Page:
Cars of the Decade: 1965 Shelby Cobra 427

Dan Carney
Mar 13, 2019

There are few classic cars better appreciated by enthusiasts and valued by collectors than Carroll Shelby’s muscular roadster, the Shelby Cobra.

The car was born in 1962 as a Ford-powered challenger to the Corvette when Shelby, a Le Mans-winning race driver sidelined by a heart condition, decided his future was in building fast sports cars rather than racing them.

Ford Motor Co.

Ingenuity met opportunity when England’s AC Cars discontinued production of its Ace sports car because engine supplier BMW stopped making the 2.0-liter inline six-cylinder engine that powered it.

Ford Motor Company’s compact, lightweight small block V8 debuted in 1960 with the arrival of that company’s new generation of unibody models like the Falcon and the Fairlane. Shelby thought the 260 V8 would fit into the Ace’s engine bay and that his racing connections at Ford would permit him to get the engines for what would become the Shelby Cobra.

Bolting a 260-horsepower V8 into an obsolete British chassis produced a fast car—with a top speed of 140mph—but not one with tolerable ride or handling. Boosting the power with the 271-horsepower, 289 cubic-inch engine in 1963 only exacerbated these problems.

“There I was, with all that Cobra horsepower, and the rear wheels were bouncing and leaping around so badly that I could barely keep the beast on the road,” reported a Car and Driver review in the magazine’s test of the early Cobra.

Naturally, Shelby’s solution was to put in an even bigger engine! However, Ford’s monstrous big block 427 “side oiler” engine would never fit in the AC frame. To accept the 427’s massive bulk, Shelby’s team designed a new chassis with wider, stronger frame rails, upgraded coil spring independent suspension, and more precise rack and pinion steering in place of the flimsy frame, leaf spring rear suspension, and recirculating ball steering.

Ford Motor Co.

The five-inch-wider car gained the ostentatious fender flares that gave the 427 Cobra the voluptuous lines that made it a poster car while the skinny-hipped 260 and 289 Cobras were mostly overlooked.

So while the name stayed the same, the 1965 Cobra boasted sexier lines and an all-new chassis that made the car both faster and more comfortable to drive—or more accurately, “less uncomfortable.”

The 510-horsepower 427 still vaporizes the rear tires upon application of more than the slightest pressure on the accelerator, while its immense bulk weighs down the car’s front end. A recent drive in an accurate replica confirmed that it is difficult to put the 427’s power to the ground, but it is impossible not to grin broadly while trying.

Even with the terrible tires available in the 1960s, Car and Driver was able to launch a 427 Cobra to 100mph and stop it again in 14.5 seconds. And as the magazine reported in its 1965 review, Shelby test driver and racer Ken Miles accomplished the same thing with racing rubber in 13.8 seconds. Hemmings Motor News reports the car’s 0-60 time was just 4.0 seconds.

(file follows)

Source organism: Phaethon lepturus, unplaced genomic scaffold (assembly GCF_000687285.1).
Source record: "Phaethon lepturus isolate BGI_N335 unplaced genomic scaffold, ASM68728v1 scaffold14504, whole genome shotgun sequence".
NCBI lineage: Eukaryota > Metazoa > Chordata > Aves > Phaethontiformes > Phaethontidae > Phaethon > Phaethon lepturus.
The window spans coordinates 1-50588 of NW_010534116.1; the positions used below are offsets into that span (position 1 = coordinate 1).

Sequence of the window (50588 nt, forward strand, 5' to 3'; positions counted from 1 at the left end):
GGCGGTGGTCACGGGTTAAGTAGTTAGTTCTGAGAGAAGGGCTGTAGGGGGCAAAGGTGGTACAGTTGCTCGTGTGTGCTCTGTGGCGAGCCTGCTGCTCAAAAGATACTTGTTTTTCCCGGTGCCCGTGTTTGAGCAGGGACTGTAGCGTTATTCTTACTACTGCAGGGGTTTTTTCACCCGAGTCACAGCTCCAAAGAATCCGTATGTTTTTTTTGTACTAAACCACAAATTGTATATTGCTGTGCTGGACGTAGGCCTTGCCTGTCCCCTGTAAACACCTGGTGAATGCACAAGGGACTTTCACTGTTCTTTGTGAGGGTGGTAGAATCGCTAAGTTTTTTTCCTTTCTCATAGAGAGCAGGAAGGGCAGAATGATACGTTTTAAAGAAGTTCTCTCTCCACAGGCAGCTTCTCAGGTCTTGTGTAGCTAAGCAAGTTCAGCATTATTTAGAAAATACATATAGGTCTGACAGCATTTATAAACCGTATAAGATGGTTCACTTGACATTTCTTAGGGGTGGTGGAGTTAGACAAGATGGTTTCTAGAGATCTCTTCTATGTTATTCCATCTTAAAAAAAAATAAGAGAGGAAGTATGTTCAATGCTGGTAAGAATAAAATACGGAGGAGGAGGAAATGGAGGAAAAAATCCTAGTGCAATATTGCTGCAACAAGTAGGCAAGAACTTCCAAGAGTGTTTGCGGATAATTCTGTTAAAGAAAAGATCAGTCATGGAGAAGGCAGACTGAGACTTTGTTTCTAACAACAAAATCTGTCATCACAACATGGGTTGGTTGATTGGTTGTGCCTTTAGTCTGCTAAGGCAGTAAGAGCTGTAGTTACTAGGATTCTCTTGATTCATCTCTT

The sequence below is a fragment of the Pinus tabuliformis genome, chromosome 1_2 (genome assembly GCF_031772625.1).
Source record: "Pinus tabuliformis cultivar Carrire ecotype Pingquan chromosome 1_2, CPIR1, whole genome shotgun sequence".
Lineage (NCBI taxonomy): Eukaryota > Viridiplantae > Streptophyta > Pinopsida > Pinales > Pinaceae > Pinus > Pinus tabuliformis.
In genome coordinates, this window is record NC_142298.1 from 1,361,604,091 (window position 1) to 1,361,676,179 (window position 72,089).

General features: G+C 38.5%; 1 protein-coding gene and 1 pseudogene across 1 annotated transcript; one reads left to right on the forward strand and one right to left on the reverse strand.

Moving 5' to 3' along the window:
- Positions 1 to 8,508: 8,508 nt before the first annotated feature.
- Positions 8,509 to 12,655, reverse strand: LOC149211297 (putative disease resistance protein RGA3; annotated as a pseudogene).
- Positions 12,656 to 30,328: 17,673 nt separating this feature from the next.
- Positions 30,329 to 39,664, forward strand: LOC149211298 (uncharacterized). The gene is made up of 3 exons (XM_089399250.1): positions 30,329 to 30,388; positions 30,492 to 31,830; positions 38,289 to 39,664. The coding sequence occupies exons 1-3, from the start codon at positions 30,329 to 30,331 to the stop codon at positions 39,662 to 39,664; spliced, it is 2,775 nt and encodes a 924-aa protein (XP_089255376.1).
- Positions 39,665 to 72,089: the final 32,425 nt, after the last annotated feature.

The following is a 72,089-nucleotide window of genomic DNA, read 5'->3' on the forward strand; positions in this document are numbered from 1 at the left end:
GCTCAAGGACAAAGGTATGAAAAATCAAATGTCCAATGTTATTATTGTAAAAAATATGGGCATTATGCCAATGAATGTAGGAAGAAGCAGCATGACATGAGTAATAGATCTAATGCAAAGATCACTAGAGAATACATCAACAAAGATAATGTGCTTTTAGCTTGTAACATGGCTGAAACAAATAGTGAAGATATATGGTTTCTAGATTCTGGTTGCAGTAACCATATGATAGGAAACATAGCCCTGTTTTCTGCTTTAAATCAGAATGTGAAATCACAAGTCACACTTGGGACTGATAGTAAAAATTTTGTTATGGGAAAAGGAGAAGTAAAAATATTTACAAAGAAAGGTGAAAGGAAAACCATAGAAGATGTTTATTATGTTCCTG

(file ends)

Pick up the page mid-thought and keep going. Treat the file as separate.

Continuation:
Ford Motor Co.

“This was one of the fastest cars of the ’60s, ‘70s, the ‘80s, even into the ‘90s, and it’s still pretty fast today,” remarked noted collector Jay Leno on his show Jay Leno’s Garage.

Ultimately, Shelby built three hundred and forty-eight 427 Cobras, though about 100 of them used the cheaper, less-powerful 335-horsepower Ford 428 big block engine instead of the 427. That added to the tally of seventy-five 260 Cobras and five hundred and eighty 289 Cobras. The car ended its production run in 1967 with just over 1,000 of the distinctive roadsters built.

The rarity of these original cars has driven the price paid by collectors to levels that keep them out of the hands of most regular enthusiasts. Classic car insurance specialist Hagerty estimates that a top-value 1965 Cobra 427 S/C is worth $2.4 million. One in merely “excellent” condition is still good for $2.15 million, while a “good” car would cost $1.85 million and a “fair” car is worth $1.5 million.

These prices have driven an industry for Cobra replicas which lack the original cars’ collectability and value, though they do offer accessibility for the rest of us. Industry-wide, 60,000 fake Cobras have been built. Some of these are of very dubious quality, but others are better than the original cars.

Today, Shelby American will sell you a new and improved 2018 Cobra S/C for about $115,000. This provides access to an authentic Shelby Cobra for less than a tenth the price of an original 1965 car, making it a modern classic that’s available to car enthusiasts who haven’t founded a Silicon Valley success story.

Ford Motor Co.

Don't miss out on new content

An error occurred while submitting your email address to the mailing list. Please try again or contact us for assistance.

By submitting your email address you agree to receive email information, great offers, and more from Team Valvoline.

Thanks for signing up. Set your password and start earning reward points for everything you do on the site.

You already have a Team Valvoline account. Sign in here.

Did you forget your password?

About the Contributor
Dan Carney
Mar 13, 2019

A member of the North American Car of the Year jury, Dan is Popular Science magazine's automotive editor, writing car reviews as well as auto industry analysis and commentary. He specializes in analyzing technical developments, particularly in the areas of motorsports, efficiency and safety. He has been published in The Wall Street Journal, The New York Times, Motor Trend, Popular Mechanics, and others.

Comments from the Community
Tags: Culture




When You Should Start Using a High Mileage Oil

By: Dan Carney | March 1, 2019

Whips, Rides & Rods

Cars of ’87: The Buick Regal

February 20, 2017

Whips, Rides & Rods

Cars of ’71: The Mustang Boss 351

November 6, 2016